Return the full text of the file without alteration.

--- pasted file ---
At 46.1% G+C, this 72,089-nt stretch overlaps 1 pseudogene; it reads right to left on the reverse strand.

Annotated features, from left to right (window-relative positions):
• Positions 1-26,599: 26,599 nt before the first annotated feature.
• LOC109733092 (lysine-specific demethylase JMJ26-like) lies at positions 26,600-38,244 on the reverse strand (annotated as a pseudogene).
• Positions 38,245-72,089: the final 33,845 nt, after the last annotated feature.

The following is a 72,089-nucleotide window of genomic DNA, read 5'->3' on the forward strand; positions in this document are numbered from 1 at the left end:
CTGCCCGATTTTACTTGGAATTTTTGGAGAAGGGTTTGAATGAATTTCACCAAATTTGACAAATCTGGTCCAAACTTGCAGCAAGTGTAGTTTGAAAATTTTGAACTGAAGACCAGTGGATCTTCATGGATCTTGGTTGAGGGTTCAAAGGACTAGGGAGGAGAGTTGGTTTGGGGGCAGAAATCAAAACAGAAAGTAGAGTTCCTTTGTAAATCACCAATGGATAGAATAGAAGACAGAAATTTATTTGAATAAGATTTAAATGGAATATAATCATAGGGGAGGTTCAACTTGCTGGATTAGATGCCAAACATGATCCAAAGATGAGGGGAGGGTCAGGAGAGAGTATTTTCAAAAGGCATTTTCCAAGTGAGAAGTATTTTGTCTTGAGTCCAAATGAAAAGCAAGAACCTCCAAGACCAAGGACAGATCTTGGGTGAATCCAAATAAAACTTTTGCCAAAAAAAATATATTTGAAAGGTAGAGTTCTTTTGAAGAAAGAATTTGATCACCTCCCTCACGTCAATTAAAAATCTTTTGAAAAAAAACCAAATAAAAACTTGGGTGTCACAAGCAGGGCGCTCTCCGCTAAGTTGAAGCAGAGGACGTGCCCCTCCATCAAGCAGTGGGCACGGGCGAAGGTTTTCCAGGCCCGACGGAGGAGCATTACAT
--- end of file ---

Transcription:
At 46.1% G+C, this 72,089-nt stretch overlaps 1 pseudogene; it reads right to left on the reverse strand.

Annotated features, from left to right (window-relative positions):
• Positions 1-26,599: 26,599 nt before the first annotated feature.
• LOC109733092 (lysine-specific demethylase JMJ26-like) lies at positions 26,600-38,244 on the reverse strand (annotated as a pseudogene).
• Positions 38,245-72,089: the final 33,845 nt, after the last annotated feature.

The following is a 72,089-nucleotide window of genomic DNA, read 5'->3' on the forward strand; positions in this document are numbered from 1 at the left end:
CTGCCCGATTTTACTTGGAATTTTTGGAGAAGGGTTTGAATGAATTTCACCAAATTTGACAAATCTGGTCCAAACTTGCAGCAAGTGTAGTTTGAAAATTTTGAACTGAAGACCAGTGGATCTTCATGGATCTTGGTTGAGGGTTCAAAGGACTAGGGAGGAGAGTTGGTTTGGGGGCAGAAATCAAAACAGAAAGTAGAGTTCCTTTGTAAATCACCAATGGATAGAATAGAAGACAGAAATTTATTTGAATAAGATTTAAATGGAATATAATCATAGGGGAGGTTCAACTTGCTGGATTAGATGCCAAACATGATCCAAAGATGAGGGGAGGGTCAGGAGAGAGTATTTTCAAAAGGCATTTTCCAAGTGAGAAGTATTTTGTCTTGAGTCCAAATGAAAAGCAAGAACCTCCAAGACCAAGGACAGATCTTGGGTGAATCCAAATAAAACTTTTGCCAAAAAAAATATATTTGAAAGGTAGAGTTCTTTTGAAGAAAGAATTTGATCACCTCCCTCACGTCAATTAAAAATCTTTTGAAAAAAAACCAAATAAAAACTTGGGTGTCACAAGCAGGGCGCTCTCCGCTAAGTTGAAGCAGAGGACGTGCCCCTCCATCAAGCAGTGGGCACGGGCGAAGGTTTTCCAGGCCCGACGGAGGAGCATTACAT